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Wednesday, March 20th, 2002

Issue 2.10 March 20, 2002






Every year, the Australian Education Office, the organization responsible for promoting educational links between Australia and the US and Canada, organizes a Study Abroad Advisor Tour. This initiative is geared to provide Study Abroad Advisors and Academics with an overview of Australian higher education and the opportunities available to both students and faculty members.

These familiarization tours thus offer participants the opportunity to discuss with faculty members about course offerings and programming opportunities, as well as to get a general overview of the campus and university, the research facilities, and the services available to international students.

This is a useful model for Canadian colleges and universities wishing to move ahead in their internationalization strategy. For more information on setting up student-exchange programs, contact Dani at


In January of this year, an international coalition officially reached an accord with government officials in Bangladesh to create a university for Asian women near Dhaka, the country’s capital.

Expected to open in 2005, the Asian University for Women expects to enroll students from such countries as Afghanistan, Bangladesh, Cambodia, and Laos, where access to higher education is limited for females.

The University, which will offer a four-year undergraduate degree in the liberal arts, aims to produce scientists and leaders for public service. Instruction will be in English and faculty and staff members of both sexes will be recruited mainly from South Asia and Southeast Asia.

The institution plans to start a distance-education program to reach women globally and hopes to establish links with sister colleges in Europe and America for student-exchange programs. For more information on the Asian University for Women visit For more information on the Bangladesh market, contact Mel at

Source: The Chronicle of Higher Education, issue dated March 22, 2002.


This week we present a follow-up to our Special Issue on working with agents. Dani Zaretsky, our Chief Ideas Officer, returns from China with the following insight.

In my travels, it was apparent that foreign higher education institutions, including Canadian ones, were largely utilizing a strategy of authorizing a large number of agencies to conduct recruitment on their behalf. Is this the right approach for your institution?

It depends on your institution’s self-evaluation. For an institution seeking short-term returns such as a larger flow of students, it is perhaps the preferred approach. The alternate, which maximizes preservation of image, requires a much more significant outlay of financial investment. This does not mean that the first approach should be taken willy- nilly. Indeed, a large number of “agencies” are actually operating without a licence, or in a way that does not have government blessing. Moreover, many are of such poor quality that an institution’s probabilities of damage over benefit are considerable. Finally, unlike internal staff, one has less contact with an agent, less opportunity to train, and less awareness of how the agent is comporting oneself.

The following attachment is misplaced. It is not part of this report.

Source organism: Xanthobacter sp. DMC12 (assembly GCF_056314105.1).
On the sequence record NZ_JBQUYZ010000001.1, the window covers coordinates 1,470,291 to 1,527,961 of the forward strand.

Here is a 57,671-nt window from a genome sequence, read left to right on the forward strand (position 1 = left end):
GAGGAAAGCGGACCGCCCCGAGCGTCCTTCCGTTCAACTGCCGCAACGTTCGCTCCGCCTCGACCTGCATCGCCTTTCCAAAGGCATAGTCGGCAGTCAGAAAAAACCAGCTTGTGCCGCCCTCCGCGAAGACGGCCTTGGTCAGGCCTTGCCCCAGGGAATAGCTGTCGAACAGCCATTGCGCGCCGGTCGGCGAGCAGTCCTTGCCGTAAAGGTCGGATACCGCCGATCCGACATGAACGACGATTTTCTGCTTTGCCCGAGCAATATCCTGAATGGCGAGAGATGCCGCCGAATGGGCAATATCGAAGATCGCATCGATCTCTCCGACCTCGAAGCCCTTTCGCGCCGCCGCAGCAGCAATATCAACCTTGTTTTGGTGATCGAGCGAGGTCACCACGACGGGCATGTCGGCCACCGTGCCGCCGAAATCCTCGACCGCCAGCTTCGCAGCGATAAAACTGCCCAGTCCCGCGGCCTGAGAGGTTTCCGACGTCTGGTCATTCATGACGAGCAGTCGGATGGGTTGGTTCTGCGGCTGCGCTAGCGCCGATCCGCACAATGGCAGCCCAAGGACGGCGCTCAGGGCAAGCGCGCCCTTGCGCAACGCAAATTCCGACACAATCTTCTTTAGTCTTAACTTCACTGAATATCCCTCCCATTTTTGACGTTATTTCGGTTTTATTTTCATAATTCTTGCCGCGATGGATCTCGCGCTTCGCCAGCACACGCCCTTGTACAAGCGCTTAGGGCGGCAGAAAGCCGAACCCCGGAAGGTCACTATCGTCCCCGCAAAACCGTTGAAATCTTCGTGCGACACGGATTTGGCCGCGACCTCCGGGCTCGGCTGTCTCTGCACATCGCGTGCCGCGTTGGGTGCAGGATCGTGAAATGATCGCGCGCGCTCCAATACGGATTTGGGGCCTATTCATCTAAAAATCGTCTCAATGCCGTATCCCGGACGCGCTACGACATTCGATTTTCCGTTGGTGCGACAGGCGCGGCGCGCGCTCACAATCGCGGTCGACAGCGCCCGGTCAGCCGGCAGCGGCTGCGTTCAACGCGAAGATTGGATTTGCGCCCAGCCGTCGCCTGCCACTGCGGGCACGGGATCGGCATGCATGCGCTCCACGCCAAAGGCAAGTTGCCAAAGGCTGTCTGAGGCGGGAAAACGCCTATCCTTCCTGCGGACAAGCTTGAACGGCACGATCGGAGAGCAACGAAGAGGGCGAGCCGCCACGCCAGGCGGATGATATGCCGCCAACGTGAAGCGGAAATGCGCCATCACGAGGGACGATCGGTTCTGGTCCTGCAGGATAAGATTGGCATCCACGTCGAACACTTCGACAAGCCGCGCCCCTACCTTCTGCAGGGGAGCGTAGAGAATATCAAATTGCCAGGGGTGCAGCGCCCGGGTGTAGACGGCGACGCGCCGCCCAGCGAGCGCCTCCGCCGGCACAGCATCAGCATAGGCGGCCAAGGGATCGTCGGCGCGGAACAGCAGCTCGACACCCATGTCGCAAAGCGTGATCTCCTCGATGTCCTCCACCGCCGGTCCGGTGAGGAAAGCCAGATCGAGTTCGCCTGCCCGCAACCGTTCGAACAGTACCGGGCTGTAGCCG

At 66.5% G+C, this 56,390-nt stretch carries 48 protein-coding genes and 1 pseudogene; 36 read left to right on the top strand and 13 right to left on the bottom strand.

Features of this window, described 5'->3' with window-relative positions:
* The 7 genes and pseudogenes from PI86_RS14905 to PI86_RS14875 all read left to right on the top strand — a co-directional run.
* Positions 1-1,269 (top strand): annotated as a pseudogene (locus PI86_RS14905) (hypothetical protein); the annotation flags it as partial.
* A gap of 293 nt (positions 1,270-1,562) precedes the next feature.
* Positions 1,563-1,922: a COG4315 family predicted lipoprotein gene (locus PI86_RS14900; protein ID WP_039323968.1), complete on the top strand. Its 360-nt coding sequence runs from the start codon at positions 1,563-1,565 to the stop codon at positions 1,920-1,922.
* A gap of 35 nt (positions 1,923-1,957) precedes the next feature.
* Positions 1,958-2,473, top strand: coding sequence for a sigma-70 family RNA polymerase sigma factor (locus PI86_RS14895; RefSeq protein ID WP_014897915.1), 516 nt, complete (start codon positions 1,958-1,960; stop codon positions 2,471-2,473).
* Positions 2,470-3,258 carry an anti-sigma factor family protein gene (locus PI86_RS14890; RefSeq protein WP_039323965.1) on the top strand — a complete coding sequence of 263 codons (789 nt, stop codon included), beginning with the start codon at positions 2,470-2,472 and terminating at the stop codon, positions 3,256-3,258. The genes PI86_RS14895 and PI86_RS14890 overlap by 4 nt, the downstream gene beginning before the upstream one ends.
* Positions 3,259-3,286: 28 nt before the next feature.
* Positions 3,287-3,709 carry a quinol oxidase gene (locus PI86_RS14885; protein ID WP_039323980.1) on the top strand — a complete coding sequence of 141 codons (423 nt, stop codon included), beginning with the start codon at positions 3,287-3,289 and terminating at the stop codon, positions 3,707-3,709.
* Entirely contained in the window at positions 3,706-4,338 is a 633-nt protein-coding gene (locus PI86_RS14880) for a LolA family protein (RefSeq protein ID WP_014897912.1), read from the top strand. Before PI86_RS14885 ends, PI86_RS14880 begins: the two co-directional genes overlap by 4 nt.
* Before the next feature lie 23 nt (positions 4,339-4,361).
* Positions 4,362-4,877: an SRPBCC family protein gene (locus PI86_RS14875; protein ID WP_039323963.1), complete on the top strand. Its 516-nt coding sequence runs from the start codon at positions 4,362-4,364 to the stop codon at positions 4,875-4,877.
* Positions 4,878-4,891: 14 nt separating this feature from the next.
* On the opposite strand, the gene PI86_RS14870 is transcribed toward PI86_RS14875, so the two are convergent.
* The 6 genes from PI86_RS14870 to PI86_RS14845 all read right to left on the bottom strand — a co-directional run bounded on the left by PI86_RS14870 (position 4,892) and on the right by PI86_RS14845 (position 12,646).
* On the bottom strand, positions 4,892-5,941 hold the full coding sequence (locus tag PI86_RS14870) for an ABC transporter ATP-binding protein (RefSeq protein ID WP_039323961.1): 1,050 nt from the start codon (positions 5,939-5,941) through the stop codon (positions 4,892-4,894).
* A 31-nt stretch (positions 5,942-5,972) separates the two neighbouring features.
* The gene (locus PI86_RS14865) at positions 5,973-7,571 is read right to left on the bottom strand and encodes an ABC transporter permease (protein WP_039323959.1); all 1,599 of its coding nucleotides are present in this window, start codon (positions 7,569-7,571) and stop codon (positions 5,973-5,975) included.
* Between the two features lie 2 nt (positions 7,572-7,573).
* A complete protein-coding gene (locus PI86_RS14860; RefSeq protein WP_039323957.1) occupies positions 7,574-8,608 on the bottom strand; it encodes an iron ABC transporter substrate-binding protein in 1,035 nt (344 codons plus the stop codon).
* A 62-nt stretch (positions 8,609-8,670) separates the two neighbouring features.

The more an institution is interested in longer-term success, the more it should be wary of rushing into agreements with agents. This does not mean it should back off from China altogether or ignore the opportunities a suitable agent might provide. Rather, it should evaluate the extent to which, if at all, agencies might fit within their long-term strategy. Can you have it both ways? Yes, if your delegation to agents is impeccable and unflawed. However, any errors in this regard will advance the erosion of image, and limit the longer-term opportunities.

Must an institution work with agents to be successful in China? More on this in future issues.


Here are some Protocol Tips if you are planning a trip to China.

Chopsticks are used at meals. The food is placed at the centre of the table in serving dishes, and it is polite to taste every type of food prepared. Food should be served with serving spoons or serving chopsticks. Your chopsticks should be placed neatly on the right of your bowl or plate when not in use. It is considered impolite to drink alone, and toasts are frequent. Non-drinkers may toast with soft drinks.

Source: China, A guide for Canadian Visitors, DFAIT

Please direct all questions and comments to Isabelle Faucher:
Overseas, Overwhelmed© is a publication of Higher-Edge


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